As I write this, I’m listening to Hillary Clinton address the American Israeli Public Affairs Committee (AIPAC) and it strikes me as almost inevitable: should Trump be the GOP nominee against her in November, based on the quality and timbre of her speech, she should have little trouble dispatching the hot-headed faux-con. Not least because this is likely true:
But it is impossible to ignore the fact that AIPAC, the biggest, most powerful group in the Israel Lobby, has got serious juice when it comes to Washington politicking. The group has one of the most sophisticated lobbying efforts around, including a highly professional set of lobbyists on the Hill who know how to get congressman to vote their way when it comes to issues affecting Israel. They also have representatives throughout the country who can lobby congressman from their home districts.
And it is also likely true that there is a walk-out planned for when The Donald takes the stage later today at the same conference. Which highlights, in stark relief, the supposed divide between what many of the talking heads over at Fox monotonously call “the will of the people” and the will of the movers and shakers that make Washington run.
Now, I’m no apologist for the bureaucracy. As a conservative, I’ve been as critical as they come about the fact that the nature of government is generally the opposite of the nature of the free market: that is to say, government produces nothing except more government, and must tax and create revenue-generating programs to pay for itself, often to simply justify its own existence.
But the will of the people, as much as the Trump-loving media would like to convince all of us otherwise, is tied inextricably to how Washington functions. As such, it’s not only frightening and premature to call for revolution (and Trump and his crew are coming dangerously close to doing that), it’s also unwise.
Because the only way Trump can defeat Hillary is by unifying the party. And he’s not really doing that. And he’s meeting with GOP leaders today, which is being spun as Trump’s attempt at going the distance to try to begin the process of unifying, but is actually probably more useful to GOP leaders. For when the time comes for them to make the argument they tried to get the man to calm down the rhetoric and stop sounding like a pissed-off middle schooler, people will see they did meet with him and ask for his cooperation. And he couldn’t put the cork in. And so they had no choice but to have the contested convention. (Although word is it’s mostly his supporters that will be in attendance today.)
Perhaps its worth addressing that for many conservatives — the ones that don’t think cold-cocking protestors or manhandling reporters should be a goal in our political dialogue, and certainly isn’t to be celebrated if it happens — are, thus far fairly sedately, annoyed that the populism of Donald Trump is being sold as conservative and is being used as a cudgel to force us into voting for the man. Because we’re not so sure the “establishment” created Donald Trump. (As an aside: it is the weirdest thing to see the old-school “establishment” Republicans who worked with Reagan and the absolutely establishment media elites at Fox talk about aligning themselves with the “anti-establishment” Trump and Friends. It’s like bizarro world.)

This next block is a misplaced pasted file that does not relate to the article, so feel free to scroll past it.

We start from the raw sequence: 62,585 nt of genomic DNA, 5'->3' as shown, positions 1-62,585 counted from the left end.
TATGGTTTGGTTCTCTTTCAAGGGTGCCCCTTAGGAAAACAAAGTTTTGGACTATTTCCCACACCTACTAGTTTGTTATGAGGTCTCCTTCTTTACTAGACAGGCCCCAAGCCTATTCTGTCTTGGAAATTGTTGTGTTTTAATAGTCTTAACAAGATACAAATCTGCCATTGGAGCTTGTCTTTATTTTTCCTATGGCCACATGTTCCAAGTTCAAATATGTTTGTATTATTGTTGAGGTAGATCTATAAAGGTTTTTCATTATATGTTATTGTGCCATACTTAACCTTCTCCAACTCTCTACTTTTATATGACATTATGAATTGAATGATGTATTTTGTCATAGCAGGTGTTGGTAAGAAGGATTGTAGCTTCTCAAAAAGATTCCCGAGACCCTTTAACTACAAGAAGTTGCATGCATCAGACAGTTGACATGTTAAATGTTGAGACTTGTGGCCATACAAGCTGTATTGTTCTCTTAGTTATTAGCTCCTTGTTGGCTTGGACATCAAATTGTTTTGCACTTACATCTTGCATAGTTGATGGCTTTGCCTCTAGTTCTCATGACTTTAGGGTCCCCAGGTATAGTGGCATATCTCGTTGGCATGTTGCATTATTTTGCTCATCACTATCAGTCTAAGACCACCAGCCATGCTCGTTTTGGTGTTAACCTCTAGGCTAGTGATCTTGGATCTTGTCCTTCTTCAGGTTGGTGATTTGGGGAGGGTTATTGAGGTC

Because since when, in our representative version of the Democratic process, does the will of the people dictate who someone should press a button or darken a circle for in the voting booth? In fact, argues Erick Erickson, “the will of the people is crap.”
Mike Huckabee says that “when voters make a decision, you suck it up and accept it.”
The former governor may not know this, but I’m a voter. And my decision is to oppose Donald Trump. So he can suck it up and accept it. This “will of the people” stuff does nothing for me as the will of the people is the very mob rule our founders worked hard to constrain.
In fact, people of America, rather than blame the representatives you elected to The Hill and the conservatives here in Washington who actually do empathize with your circumstances because many of us come from other places and have families out in the wilds of the country, you should start looking to the marketing manipulation of cable news and mainstream media outlets and the squishy conservatives within their ranks who sold you out to progressives the last election cycle.
Well, it’s a lesson for a lot of people in the punditocracy, of whom Brooks — who famously endorsed Barack Obama after viewing his sharply creased pants — is just one. And if Brooks et al. had paid attention, the roots of the Trump phenomenon wouldn’t have been so difficult to fathom.
Brooks is, of course, horrified at Trump and his supporters, whom he finds childish, thuggish and contemptuous of the things that David Brooks likes about today’s America. It’s clear that he’d like a social/political revolution that was more refined, better-mannered, more focused on the Constitution and, well, more bourgeois as opposed to in-your-face and working class.
Because, and it would be good for all of you to realize this now before you promote a man whose chances of beating Hillary are simply not encouraging, they are about to do it again.
(The question about Trump dropping out and endorsing Hillary at that last link is downright fascinating…)